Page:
Gallstones

Gallstones are stone deposits of a mixture of cholesterol (the same fatlike substance that clogs arteries), bilirubin, and protein that are found in the gallbladder or bile ducts. These stones can range in size from less than a pinhead to 3 inches across. Over 16 million Americans (most of them women) have gallstones. Depending on their size and location, gallstones may cause no symptoms or may require medical treatment.


Doctors aren’t sure why gallstones form, but some people are clearly more prone to them than others. Factors that invite gallstones to form include:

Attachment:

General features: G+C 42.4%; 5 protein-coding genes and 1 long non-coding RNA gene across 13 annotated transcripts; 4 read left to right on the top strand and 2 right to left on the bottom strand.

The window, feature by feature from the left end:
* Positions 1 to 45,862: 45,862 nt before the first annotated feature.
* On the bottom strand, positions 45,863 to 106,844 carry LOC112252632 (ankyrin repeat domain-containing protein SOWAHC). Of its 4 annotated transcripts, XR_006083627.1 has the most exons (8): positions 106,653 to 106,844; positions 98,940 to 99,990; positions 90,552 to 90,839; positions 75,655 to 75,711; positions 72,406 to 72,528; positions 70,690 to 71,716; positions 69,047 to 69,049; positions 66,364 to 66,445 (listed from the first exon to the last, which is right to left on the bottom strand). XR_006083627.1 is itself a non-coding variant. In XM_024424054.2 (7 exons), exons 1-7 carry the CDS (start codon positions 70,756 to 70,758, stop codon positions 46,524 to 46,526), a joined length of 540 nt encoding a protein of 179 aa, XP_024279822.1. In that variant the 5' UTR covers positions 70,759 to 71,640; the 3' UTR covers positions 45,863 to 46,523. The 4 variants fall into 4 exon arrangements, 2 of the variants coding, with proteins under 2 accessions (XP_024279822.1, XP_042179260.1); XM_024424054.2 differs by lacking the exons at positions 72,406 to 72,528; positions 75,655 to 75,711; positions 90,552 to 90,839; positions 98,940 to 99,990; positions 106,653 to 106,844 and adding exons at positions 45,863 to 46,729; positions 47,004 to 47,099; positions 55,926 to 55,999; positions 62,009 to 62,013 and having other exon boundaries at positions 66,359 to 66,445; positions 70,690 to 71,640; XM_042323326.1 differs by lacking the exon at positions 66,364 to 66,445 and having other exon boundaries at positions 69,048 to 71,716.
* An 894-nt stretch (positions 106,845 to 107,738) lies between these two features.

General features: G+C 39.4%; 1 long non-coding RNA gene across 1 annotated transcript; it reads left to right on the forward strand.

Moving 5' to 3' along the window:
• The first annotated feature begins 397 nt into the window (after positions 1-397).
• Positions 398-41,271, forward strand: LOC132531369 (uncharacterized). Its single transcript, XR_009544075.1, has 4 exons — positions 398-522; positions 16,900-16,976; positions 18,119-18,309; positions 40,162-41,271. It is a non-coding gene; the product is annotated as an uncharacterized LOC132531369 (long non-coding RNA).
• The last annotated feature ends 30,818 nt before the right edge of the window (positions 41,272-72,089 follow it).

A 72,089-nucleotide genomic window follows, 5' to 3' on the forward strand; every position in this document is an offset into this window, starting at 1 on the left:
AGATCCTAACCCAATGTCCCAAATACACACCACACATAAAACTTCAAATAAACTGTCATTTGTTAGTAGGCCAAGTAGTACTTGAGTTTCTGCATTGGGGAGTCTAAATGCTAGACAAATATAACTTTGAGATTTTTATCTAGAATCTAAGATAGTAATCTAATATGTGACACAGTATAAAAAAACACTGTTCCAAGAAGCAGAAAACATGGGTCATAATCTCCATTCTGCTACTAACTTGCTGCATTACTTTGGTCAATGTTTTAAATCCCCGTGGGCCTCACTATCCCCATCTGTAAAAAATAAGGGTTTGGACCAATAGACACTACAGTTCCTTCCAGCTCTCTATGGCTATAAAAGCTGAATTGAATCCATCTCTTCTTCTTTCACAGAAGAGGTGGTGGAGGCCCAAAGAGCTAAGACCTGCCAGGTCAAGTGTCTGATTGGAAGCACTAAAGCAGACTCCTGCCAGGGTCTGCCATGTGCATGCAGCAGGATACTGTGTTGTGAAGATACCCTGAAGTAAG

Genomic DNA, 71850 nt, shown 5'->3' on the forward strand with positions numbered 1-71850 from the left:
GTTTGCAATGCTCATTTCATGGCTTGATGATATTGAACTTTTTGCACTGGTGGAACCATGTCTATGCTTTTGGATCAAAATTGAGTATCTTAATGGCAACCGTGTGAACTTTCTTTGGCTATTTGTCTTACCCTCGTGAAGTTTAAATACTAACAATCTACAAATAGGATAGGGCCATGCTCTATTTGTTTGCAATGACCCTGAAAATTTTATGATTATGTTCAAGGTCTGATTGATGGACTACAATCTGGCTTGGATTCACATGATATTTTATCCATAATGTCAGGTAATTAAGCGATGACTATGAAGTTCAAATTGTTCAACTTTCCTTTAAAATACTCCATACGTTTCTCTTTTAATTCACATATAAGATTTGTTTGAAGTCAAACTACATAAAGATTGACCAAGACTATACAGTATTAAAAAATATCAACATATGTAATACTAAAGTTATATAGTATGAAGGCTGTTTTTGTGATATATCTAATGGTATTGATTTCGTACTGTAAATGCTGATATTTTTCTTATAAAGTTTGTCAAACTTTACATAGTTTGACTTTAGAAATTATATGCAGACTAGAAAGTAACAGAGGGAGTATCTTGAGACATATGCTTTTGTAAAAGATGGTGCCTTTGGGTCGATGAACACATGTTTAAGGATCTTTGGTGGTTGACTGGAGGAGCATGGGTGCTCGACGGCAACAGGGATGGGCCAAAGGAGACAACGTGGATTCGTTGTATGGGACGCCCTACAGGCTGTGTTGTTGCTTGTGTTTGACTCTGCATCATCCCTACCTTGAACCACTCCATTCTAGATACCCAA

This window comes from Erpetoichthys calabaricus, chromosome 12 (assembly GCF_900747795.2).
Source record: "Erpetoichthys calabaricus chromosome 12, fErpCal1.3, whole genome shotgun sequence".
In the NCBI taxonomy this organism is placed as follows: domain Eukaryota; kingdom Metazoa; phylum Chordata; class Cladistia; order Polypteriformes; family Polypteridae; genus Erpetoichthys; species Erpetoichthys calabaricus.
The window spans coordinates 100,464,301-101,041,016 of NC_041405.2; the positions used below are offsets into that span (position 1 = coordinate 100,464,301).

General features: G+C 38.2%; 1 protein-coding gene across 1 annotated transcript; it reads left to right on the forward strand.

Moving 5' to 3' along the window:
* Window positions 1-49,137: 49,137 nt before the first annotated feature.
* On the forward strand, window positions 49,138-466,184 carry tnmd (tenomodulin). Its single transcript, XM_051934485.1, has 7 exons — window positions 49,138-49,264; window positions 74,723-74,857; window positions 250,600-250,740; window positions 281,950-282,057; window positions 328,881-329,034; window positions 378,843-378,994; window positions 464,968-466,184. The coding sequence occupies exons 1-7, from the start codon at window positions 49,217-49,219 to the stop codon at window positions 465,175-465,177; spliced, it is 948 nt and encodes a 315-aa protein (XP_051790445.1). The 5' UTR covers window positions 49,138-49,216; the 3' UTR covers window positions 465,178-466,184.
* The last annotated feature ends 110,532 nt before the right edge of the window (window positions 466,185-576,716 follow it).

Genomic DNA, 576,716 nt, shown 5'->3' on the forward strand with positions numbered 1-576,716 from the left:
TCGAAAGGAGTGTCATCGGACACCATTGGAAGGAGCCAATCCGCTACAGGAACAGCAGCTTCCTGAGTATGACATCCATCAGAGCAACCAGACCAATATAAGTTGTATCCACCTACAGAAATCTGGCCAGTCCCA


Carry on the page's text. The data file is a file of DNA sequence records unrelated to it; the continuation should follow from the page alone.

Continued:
• A family history of gallbladder disease
  • Obesity
  • Middle age
  • Being female
  • Pregnancy
  • Taking estrogen
  • Diabetes
  • Eating a diet high in cholesterol-rich foods
  • Diseases of the small intestine

Signs and Symptoms


Symptoms of gallstones include:

  • Feeling bloated and gassy, especially after eating fried or fatty foods
  • Steady pain in the upper-right abdomen that lasts from 20 minutes to 5 hours
  • Pain between the shoulder blades or in the right shoulder
  • Indigestion, nausea, vomiting
  • Severe abdominal pain with fever and sometimes yellow skin and/or eyes (jaundice)

Treatment and Care


Treatments for gallstones include:

American Institute for Preventive Medicine Written by American Institute for Preventive Medicine

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